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A deadly bacteria that kills up to 50 percent of people it infects was recently detected at the Mayo Clinic in Arizona.
Three laboratory workers were exposed to the Burkholderia pseudomallei bacteria while testing samples from a 58-year-old man who had come in with an artery infection.
The employees were swabbed for the bacteria at the Phoenix hospital for three weeks to ensure they had not become infected. All three tested negative on every test.
The bacteria is native to Australia and parts of South East Asia but has made waves in the US after the Centers for Disease Control and Prevention (CDC) warned it was now endemic to the Gulf Coast.
Lab staff were exposed to the bacteria at the Mayo Clinic center in Phoenix, Arizona (pictured)
In the case report, one employee — with an underlying condition that was not detailed — was described as being at ‘high risk’ of infection.
The individual grabbed samples of the bacteria from a petri dish and placed them into a machine for testing.
It was unclear how they were picked up, but this was likely done using an object like a pipette. They were likely also wearing protective equipment.
The individual had also tested the bacteria on an open worktop outside of the biological safety cabinet, which can prevent the organisms from spreading.
The other two staff members were considered to be at ‘low risk’ of catching the disease.
They had both been repeatedly inspecting petri dishes where the bacteria were growing but were not reported to have picked up the bacteria, which would have brought them into closer contact.
All the potentially infected employees had to check their temperature twice a day for three weeks. They were also asked to report any symptoms.
Two of the three also agreed to serological monitoring for six weeks, where blood samples are collected and tested for antibodies against the bacteria.
At every test, the employees showed no signs of disease. The blood tests also did not reveal any antibodies against the bacteria.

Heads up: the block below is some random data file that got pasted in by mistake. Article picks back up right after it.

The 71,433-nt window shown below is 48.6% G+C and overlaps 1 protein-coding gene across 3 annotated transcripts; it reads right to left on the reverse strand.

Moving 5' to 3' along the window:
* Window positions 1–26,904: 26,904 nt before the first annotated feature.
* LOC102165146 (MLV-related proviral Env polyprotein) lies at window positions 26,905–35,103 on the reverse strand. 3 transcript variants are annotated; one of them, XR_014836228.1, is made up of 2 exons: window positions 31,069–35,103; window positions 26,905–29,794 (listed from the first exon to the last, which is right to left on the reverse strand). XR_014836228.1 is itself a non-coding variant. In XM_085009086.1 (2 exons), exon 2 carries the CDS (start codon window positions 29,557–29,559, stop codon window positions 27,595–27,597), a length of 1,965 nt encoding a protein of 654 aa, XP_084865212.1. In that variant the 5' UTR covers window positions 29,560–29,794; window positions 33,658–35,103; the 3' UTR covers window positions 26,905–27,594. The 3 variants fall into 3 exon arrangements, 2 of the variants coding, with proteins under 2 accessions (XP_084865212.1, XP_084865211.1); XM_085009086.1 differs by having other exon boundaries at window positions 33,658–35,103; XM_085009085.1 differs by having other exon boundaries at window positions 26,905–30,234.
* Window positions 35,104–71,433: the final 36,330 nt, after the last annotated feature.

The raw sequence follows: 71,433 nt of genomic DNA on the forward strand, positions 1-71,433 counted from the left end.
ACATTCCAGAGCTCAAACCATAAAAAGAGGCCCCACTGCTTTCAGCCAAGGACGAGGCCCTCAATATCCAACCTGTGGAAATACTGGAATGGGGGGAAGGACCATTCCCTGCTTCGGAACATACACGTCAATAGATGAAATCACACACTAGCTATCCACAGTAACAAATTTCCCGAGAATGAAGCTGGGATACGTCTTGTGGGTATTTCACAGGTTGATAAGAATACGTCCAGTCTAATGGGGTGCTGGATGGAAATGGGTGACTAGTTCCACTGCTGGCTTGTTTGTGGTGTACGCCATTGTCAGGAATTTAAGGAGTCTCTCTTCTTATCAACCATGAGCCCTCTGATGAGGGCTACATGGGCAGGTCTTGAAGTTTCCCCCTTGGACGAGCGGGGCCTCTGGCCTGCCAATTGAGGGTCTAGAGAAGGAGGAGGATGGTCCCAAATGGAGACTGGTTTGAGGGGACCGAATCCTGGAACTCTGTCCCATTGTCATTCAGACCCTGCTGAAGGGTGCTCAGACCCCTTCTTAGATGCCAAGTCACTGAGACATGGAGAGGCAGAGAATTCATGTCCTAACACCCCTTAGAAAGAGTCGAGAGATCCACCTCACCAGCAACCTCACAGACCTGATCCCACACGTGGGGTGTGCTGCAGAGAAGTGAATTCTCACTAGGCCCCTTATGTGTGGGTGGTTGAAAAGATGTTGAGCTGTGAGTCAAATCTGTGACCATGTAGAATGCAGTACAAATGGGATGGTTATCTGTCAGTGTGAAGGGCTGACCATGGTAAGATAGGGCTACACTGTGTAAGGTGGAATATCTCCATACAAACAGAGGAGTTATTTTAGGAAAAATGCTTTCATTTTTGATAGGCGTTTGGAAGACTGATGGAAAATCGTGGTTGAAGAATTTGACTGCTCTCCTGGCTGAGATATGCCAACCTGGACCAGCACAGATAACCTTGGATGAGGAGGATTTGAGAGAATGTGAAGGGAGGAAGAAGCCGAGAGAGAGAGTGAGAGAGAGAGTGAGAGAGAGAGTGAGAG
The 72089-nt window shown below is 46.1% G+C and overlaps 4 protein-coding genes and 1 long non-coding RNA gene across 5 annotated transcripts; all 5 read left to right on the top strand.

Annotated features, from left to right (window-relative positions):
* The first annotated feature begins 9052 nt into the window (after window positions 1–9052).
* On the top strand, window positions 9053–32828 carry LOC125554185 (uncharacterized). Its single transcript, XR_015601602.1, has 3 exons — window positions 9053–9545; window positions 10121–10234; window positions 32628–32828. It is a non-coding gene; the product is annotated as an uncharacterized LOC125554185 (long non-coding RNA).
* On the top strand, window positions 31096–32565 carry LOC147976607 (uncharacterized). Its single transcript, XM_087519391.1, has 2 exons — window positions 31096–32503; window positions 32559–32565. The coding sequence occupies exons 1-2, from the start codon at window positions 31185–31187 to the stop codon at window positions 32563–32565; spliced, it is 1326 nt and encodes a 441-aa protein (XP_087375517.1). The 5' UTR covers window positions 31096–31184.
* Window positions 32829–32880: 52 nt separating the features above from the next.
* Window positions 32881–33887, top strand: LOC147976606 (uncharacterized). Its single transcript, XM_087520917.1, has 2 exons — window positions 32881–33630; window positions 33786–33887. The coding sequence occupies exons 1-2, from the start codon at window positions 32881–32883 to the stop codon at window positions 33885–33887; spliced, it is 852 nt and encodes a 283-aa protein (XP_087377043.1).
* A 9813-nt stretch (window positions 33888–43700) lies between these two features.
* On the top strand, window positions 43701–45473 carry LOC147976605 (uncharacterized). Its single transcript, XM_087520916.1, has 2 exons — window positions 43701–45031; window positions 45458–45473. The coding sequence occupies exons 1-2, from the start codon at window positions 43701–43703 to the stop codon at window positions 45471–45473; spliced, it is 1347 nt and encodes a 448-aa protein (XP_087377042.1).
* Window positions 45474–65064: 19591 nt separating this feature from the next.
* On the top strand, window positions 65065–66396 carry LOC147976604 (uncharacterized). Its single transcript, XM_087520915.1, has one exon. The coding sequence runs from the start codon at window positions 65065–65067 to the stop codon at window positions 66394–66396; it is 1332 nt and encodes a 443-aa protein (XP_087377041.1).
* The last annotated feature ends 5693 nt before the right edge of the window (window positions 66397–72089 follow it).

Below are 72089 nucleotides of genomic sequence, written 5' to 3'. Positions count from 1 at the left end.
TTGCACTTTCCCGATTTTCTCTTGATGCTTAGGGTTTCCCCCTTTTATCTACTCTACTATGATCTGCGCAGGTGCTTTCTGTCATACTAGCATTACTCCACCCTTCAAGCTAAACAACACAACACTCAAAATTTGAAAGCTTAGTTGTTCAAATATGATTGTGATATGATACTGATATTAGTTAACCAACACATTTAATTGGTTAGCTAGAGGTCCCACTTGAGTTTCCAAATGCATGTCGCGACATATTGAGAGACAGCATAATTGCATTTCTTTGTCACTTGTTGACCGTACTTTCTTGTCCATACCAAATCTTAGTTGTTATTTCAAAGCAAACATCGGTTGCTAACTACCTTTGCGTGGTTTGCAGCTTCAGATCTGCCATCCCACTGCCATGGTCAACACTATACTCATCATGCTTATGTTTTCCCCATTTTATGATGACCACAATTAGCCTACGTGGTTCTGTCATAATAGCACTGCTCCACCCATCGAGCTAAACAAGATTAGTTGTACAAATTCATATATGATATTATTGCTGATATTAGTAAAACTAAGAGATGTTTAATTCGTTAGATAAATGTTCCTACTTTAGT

The exposures occurred in mid-January 2021, but have only just been revealed in the journal Emerging Infectious Diseases.
A total of 30 potential contacts were identified.
The staff was accidentally exposed to the bacteria because it was initially believed that the samples did not contain the potentially deadly organism.
It was unclear what happened to the patient diagnosed with a mycotic aneurysm or an artery infection.
Dr Lisa Speiser, an infectious disease physician at the clinic, and others who contributed to the report said: ‘Lack of clinical and laboratory suspicion for Burkholderia pseudomallei (B. pseudomallei) resulted in incidental laboratory exposure of three employees.
‘US laboratories should remain vigilant for and aware of the growth characteristics associated with B. pseudomallei to help avoid occupational exposure.’
Lab exposure to the bacteria is extremely rare in the United States because infections are not commonly reported. Only two cases have been recorded in US medical literature, with the last being in 1981.
Estimates suggest that about 12 Americans are diagnosed with the infection every year, although these are almost always linked to travel.
The patients are diagnosed with melioidosis, a disease resembling tuberculosis or pneumonia.
The above map shows countries where the bacteria has been detected and the states in the US where the CDC says it is now endemic
B. pseudomallei is often found lurking in soil and fresh- or brackish waterways.
Humans can become infected after coming into contact with a contaminated area and then ingesting the bacteria.
It is also possible for an infection to occur via inhaling dust or water droplets that are contaminated.
In most cases, the bacteria do not trigger symptoms because the immune system can can fight it off.
But when an infection begins, patients may suffer from symptoms including joint pain, fever and headaches in the early stages.
This can then progress to melioidosis, with the CDC warning that between 10 and 50 percent of cases are fatal.
Individuals who live along the Gulf coast and have conditions such as diabetes, kidney disease and chronic lung disease are particularly at risk.